We are all familiar with the phrase “A healthy pet is a happy pet” – but there is probably also something to be said for keeping your chinchilla happy in order to maintain its health. If you know your pet you will probably quickly recognise the signs that suggest it is not well.
A healthy chinchilla will have bright eyes, clean ears, eyes and nose and be interested in what is going on around it.
If your chinchilla’s weight remains constant then they are eating the right amount of food. You should be concerned if their appetite or water consumption suddenly changes or they suddenly start to gain or lose weight. When in good condition the coat should be shiny, soft and free of parasites.
Your chinchilla must be fed a healthy diet and allowed regular exercise.
The closer your chinchilla’s diet and environment is compared to how it would eat and live in the wild, the healthier and happier it will be. Giving them plenty of enrichment in also hugely important for their mental wellbeing.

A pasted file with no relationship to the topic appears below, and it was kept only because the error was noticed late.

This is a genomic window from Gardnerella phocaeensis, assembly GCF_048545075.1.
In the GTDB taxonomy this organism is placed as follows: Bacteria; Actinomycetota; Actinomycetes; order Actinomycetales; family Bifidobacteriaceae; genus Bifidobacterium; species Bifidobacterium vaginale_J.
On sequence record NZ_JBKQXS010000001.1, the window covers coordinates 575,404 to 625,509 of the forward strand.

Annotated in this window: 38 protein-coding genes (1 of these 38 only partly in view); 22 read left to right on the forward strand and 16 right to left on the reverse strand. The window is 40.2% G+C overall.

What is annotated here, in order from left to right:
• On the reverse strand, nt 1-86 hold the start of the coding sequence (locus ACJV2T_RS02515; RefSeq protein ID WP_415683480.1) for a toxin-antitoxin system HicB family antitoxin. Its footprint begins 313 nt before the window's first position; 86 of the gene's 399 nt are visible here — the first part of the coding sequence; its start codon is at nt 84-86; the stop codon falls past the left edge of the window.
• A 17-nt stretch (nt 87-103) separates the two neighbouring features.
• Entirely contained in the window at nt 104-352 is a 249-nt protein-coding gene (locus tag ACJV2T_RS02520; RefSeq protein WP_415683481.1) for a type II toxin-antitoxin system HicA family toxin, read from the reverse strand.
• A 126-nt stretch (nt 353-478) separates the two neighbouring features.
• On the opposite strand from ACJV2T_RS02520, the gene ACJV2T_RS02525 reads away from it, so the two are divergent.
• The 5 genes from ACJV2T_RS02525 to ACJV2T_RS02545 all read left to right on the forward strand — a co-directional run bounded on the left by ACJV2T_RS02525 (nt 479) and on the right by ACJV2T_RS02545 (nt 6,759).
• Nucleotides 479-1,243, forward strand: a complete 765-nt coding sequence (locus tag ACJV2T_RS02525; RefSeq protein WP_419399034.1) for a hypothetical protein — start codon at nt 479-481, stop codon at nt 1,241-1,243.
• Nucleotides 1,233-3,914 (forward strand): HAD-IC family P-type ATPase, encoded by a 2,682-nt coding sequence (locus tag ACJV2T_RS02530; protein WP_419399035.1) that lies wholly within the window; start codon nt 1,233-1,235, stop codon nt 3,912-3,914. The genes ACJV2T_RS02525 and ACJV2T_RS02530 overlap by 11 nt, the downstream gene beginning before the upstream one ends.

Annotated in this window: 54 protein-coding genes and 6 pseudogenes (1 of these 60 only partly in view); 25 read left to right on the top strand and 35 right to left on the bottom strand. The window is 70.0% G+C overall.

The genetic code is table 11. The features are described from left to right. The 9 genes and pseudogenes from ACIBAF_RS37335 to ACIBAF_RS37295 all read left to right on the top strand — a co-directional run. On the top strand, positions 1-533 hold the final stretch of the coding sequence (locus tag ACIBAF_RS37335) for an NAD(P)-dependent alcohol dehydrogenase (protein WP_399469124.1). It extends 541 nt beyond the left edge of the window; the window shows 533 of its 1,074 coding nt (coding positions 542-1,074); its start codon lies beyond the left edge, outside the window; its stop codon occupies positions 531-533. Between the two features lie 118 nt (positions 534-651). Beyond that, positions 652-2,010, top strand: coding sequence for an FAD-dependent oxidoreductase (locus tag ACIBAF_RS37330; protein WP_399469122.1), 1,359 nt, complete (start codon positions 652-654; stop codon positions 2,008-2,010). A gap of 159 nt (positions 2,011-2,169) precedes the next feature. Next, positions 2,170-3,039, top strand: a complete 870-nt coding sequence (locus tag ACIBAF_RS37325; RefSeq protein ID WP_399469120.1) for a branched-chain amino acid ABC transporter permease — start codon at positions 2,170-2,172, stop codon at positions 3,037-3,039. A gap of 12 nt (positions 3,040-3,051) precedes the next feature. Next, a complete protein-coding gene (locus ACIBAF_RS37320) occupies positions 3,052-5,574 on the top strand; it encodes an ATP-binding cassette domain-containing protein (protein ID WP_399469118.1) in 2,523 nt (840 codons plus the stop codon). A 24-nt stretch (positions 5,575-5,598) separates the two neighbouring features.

A healthy diet is a balanced diet containing all the nutrients your pet requires.
Chinchillas are herbivores, which means they only eat vegetable matter e.g. hay and/or alfalfa. This can be supplemented with a pelleted diet if you choose.
There are a number of measures that can help prevent your pet developing diseases. You should discuss the special needs of your pet with your vet.
It is a sad truth that the number of pets born every year is far greater than the number of good homes that can be found for them. As a result, thousands of healthy animals are destroyed and many unwanted ones are abandoned. Neutering is a common procedure in rabbits and chinchillas can also be neutered.
Chinchillas do not require vaccinations.
All rodents and rabbits have front teeth that grow continuously, so a high fibre diet of hay and/or grass is essential to allow the teeth to wear down naturally.
If you notice any signs of overlong teeth then your vet will be able to burr the teeth down and advise you further.
If your chinchilla has a poor coat condition, dull eyes, dirty ears, eyes or nose it may indicate that they are unwell. Changes in behaviour (a normally happy and affectionate animal may become grumpy and avoid human contact, preferring to hide away by itself), altered appetite or water consumption should also alert you to the possibility that there may be a problem.
Most animals recover from illness in 24-48 hours – if your pet does not seem to be improving in this time or is getting worse then you should contact your vet.